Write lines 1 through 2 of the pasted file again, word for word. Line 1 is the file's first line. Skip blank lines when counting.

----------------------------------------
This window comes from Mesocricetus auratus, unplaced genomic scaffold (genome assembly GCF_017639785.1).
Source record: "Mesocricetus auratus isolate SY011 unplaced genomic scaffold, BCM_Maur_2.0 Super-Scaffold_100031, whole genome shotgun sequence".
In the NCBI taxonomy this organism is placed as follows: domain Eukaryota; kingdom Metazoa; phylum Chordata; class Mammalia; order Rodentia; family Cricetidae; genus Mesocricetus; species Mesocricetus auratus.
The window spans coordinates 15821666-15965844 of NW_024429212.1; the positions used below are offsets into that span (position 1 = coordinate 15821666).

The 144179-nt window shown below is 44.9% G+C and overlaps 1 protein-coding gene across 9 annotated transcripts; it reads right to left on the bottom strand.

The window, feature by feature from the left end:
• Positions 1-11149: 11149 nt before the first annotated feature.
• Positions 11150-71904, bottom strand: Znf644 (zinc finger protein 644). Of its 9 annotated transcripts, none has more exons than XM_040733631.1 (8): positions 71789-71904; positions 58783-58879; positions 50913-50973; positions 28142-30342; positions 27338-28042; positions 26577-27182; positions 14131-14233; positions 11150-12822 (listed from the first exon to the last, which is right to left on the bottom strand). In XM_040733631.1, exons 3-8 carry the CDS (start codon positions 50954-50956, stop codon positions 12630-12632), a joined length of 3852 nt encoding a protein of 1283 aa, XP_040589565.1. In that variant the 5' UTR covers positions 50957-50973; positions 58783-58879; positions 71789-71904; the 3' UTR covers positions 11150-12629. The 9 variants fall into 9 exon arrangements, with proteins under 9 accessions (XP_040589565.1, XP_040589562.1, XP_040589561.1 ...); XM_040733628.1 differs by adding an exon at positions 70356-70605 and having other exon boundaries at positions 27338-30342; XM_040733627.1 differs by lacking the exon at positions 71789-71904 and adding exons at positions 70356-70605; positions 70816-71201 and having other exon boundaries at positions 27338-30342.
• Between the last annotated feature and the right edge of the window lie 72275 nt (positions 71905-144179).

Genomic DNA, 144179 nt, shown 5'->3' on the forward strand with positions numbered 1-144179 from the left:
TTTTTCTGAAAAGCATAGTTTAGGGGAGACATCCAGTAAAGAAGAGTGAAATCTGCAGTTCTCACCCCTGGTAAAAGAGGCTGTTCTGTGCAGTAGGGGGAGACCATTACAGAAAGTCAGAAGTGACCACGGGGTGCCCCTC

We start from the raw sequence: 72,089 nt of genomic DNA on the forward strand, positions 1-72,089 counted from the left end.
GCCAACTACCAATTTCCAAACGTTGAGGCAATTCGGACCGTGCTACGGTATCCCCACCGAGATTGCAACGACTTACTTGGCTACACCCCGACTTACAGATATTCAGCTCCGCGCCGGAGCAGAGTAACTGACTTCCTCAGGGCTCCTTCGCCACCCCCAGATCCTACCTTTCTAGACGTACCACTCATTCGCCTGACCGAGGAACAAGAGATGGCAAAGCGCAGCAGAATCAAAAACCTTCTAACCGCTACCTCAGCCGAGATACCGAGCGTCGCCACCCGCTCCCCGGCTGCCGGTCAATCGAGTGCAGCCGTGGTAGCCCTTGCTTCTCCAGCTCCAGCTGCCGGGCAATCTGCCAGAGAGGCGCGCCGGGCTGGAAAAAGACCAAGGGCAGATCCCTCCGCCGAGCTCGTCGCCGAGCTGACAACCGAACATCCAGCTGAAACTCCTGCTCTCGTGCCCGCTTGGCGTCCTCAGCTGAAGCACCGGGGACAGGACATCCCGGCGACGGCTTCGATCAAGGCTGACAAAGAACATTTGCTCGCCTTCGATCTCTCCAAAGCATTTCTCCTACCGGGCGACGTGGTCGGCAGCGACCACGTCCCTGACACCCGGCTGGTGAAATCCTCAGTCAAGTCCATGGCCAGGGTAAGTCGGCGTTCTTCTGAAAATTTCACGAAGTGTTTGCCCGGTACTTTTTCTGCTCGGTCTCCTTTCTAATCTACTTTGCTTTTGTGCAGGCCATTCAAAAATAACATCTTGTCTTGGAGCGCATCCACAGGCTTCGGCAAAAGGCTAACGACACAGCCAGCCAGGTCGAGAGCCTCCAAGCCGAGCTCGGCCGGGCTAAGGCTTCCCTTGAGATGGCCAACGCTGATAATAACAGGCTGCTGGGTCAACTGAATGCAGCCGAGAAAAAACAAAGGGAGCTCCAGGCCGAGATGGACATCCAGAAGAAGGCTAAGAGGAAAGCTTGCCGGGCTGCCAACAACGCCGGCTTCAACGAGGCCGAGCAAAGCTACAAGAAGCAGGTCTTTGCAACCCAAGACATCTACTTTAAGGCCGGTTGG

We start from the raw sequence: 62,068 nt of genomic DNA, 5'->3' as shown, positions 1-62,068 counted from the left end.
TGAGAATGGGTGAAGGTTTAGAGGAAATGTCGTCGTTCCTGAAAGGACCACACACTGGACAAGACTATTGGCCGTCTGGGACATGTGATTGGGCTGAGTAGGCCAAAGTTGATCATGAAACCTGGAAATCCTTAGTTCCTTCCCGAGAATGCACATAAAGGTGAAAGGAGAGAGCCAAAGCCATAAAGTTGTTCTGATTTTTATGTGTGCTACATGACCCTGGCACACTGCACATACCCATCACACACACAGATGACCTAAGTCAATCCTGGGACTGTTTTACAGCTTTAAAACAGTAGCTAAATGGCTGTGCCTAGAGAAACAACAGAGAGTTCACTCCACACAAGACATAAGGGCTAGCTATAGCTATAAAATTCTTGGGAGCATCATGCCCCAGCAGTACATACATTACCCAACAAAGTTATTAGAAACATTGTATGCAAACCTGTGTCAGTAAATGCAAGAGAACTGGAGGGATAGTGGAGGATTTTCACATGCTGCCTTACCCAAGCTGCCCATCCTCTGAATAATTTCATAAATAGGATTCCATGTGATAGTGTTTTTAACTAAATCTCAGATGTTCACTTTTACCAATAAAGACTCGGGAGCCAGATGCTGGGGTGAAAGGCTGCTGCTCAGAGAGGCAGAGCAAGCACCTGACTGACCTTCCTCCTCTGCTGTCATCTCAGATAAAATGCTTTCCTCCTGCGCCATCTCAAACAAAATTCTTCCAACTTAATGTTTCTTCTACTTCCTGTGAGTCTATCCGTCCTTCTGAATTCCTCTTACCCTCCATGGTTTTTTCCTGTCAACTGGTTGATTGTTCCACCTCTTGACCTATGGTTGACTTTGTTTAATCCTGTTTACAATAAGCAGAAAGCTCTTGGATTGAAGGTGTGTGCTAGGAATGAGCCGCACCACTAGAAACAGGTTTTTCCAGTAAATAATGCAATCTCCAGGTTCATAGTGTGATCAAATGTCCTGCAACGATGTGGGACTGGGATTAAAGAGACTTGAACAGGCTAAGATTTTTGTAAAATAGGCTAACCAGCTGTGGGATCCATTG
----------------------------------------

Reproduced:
This window comes from Mesocricetus auratus, unplaced genomic scaffold (genome assembly GCF_017639785.1).
Source record: "Mesocricetus auratus isolate SY011 unplaced genomic scaffold, BCM_Maur_2.0 Super-Scaffold_100031, whole genome shotgun sequence".